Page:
Last month I made a hard push through a very late night to complete my first contest entry. This involved cutting 5 pages from a chapter and 3 from the (newly written) synopsis to fit everything into the contest's requirements. I'm a night owl so when I say it was a late night, you can believe it was a doozy. I knew I was in trouble when the birds started to wake up and I was still at my laptop working. That weekend, I attended an all-day writing seminar that left me with a fantastic tool for editing and forming structure and a horrible sense that every word I've written so far is total crap. Ever since then, I've been struggling to generate word count on the WIP. It'll happen eventually (probably) mostly because it pokes and prods at me incessantly and I have to let these people out of my head or else surrender to the insanity once and for all, but for right now: blah.
The contest entry experience did help to hammer out broad plot strokes and some smaller character moments and in the ensuing two weeks, other excellent ideas on both have furrowed through my cloudy brain. But even trying to push through to complete the rough draft by opening new Word files for a "fresh" page has left me frustrated and pissy. My roadblocks appear firmly entrenched for the moment.
In the meantime, I've been fixated on the adverts for Miami Social, Bravo's newest exploitation of the rich and shameless. Amidst early morning reruns of my beloved West Wing, I'm inundated with previews for every bleeping Bravo reality show under the sun from NY Prep and The Fashion Show (really? another fashion show? sigh) to the endless incarnations of the Jersey housewives reunion show. And now the social elite of Miami joins the fold.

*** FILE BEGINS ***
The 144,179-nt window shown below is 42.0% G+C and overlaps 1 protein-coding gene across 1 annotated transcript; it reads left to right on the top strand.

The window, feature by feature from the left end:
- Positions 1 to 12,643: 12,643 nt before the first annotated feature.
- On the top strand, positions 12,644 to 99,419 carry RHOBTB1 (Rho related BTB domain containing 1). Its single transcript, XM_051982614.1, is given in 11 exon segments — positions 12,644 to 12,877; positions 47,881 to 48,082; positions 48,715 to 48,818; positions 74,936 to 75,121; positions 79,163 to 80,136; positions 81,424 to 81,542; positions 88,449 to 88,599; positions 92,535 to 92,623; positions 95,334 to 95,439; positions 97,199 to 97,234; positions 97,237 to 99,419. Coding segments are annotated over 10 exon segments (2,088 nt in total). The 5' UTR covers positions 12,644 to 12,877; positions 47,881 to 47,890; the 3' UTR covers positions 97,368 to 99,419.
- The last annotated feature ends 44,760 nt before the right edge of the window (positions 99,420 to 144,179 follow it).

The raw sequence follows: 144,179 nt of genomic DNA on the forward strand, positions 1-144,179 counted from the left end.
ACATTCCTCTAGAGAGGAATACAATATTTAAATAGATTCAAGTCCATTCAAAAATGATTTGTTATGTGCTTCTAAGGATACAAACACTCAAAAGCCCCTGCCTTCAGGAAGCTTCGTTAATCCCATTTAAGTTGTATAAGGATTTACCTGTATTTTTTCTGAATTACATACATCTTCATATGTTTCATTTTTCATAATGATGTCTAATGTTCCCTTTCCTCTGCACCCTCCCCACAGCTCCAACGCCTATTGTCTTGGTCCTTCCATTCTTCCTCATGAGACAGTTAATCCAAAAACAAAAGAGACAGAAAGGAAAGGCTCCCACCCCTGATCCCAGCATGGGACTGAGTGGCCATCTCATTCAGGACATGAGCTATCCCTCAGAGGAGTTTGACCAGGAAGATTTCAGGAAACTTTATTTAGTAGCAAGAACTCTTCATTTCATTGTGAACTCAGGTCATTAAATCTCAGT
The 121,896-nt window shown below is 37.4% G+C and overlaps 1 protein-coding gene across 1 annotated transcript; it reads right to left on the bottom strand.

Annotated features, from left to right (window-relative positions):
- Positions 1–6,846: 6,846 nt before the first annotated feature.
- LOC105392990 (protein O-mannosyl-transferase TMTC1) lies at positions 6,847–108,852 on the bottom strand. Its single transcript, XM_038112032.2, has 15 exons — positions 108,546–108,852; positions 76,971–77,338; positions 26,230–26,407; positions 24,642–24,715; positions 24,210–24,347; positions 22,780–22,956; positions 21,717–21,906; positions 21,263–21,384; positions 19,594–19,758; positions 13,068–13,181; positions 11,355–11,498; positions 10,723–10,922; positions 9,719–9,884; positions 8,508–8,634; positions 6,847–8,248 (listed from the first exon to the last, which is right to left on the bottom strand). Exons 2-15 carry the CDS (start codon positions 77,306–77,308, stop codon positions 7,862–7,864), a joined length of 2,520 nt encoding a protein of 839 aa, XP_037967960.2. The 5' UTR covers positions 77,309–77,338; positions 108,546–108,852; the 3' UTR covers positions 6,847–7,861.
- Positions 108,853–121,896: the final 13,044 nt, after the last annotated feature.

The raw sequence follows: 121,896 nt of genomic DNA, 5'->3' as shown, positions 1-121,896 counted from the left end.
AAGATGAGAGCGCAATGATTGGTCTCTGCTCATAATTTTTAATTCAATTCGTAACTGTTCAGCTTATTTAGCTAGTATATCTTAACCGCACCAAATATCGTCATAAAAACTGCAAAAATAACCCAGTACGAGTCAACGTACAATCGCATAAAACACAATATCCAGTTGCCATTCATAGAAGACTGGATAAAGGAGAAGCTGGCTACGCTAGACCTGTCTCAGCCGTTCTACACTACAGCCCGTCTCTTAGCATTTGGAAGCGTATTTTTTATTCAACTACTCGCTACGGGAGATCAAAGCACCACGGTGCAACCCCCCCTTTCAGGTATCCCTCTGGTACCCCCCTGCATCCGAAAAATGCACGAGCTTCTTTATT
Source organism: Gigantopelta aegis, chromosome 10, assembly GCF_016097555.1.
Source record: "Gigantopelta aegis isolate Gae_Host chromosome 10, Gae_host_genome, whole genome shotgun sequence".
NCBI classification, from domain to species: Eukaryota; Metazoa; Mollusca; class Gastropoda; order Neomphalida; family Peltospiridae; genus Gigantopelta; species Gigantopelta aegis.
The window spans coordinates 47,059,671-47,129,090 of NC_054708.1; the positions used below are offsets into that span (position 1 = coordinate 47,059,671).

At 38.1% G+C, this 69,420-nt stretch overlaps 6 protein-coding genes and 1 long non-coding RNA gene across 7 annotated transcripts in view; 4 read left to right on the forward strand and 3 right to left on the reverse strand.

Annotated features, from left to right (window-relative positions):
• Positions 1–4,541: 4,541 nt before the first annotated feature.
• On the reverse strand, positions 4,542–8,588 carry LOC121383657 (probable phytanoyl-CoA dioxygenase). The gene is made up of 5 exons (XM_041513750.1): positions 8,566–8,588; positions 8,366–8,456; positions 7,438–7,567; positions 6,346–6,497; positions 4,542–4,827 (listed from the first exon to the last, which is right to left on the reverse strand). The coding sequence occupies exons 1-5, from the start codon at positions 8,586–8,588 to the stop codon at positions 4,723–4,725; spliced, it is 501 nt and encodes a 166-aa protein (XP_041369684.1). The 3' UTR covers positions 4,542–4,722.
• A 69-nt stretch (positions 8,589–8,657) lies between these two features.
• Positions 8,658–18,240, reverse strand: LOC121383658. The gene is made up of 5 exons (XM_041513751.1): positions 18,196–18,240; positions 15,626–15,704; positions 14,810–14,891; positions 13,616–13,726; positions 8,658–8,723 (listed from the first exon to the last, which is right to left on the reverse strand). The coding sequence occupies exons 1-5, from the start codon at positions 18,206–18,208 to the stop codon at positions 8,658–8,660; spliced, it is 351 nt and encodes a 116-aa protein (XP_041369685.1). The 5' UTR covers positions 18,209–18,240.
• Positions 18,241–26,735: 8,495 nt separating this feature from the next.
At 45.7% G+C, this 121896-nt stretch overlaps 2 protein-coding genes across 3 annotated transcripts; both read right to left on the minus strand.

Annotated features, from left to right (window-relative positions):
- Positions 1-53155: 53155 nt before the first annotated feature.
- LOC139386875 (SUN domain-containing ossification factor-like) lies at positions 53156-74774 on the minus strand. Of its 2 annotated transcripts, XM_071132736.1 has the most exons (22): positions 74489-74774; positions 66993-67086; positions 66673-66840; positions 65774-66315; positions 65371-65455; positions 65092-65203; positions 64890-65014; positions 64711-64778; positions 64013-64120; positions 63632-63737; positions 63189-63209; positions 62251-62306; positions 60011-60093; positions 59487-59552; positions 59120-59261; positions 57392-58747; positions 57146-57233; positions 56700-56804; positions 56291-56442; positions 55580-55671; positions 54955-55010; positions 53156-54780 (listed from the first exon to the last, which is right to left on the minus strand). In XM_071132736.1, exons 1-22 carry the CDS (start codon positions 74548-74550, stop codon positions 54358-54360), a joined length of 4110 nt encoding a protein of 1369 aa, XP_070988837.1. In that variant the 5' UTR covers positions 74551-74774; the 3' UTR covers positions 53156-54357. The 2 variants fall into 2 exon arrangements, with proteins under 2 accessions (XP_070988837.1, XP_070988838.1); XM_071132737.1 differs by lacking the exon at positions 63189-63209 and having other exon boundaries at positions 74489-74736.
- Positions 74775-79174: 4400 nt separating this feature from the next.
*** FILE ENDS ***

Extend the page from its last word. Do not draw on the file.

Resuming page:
Talk about market saturation.
I don't do reality shows. I've never seen The Amazing Race, The Apprentice, The Bachelor, or his rejects on The Bachelorette. I watched a Survivor episode once - Come on! It was Australia! - and have seen, I think, an hour of American Idol, one I greatly wish returned. I've got enough reality in my life; I don't need to watch television for some bastardized idea of it.
So a show like Miami Social would usually barely blip on my radar except for one eensy weensy thing: The Voice.
One of the men on this show has this incredible voice, deep and plummy, nearly tactile in its seductive qualities. Sure he seems to always be in a suit, in Miami (poor dear), and while Michael Westen can pull this off in Burn Notice, I have my doubts about anyone else evincing such effortless aplomb. Thus I'm left with a Thurston Howell-on-the-lido-deck vibe that could be eminently snarkable but is completely canceled out by The Voice. Whenever I hear that voice, this frisson of pleasure literally streaks up my spine. I'm watching the commercials on my DVRd shows just to hear it; it's almost enough for me to break my reality-show- boycotting streak. Almost.
The guy's voice is potent is all I'm saying. He could likely wear a bag over his attractive head and still talk me into just about anything as long as he just kept talking. It's akin to my visceral response to Captain Jack Sparrow's wicked reply when accused of threatening Miss Swan:
Only a little.
Oh yes, please.
And if that can't stimulate my muse (the fickle wench), I'm in serious trouble.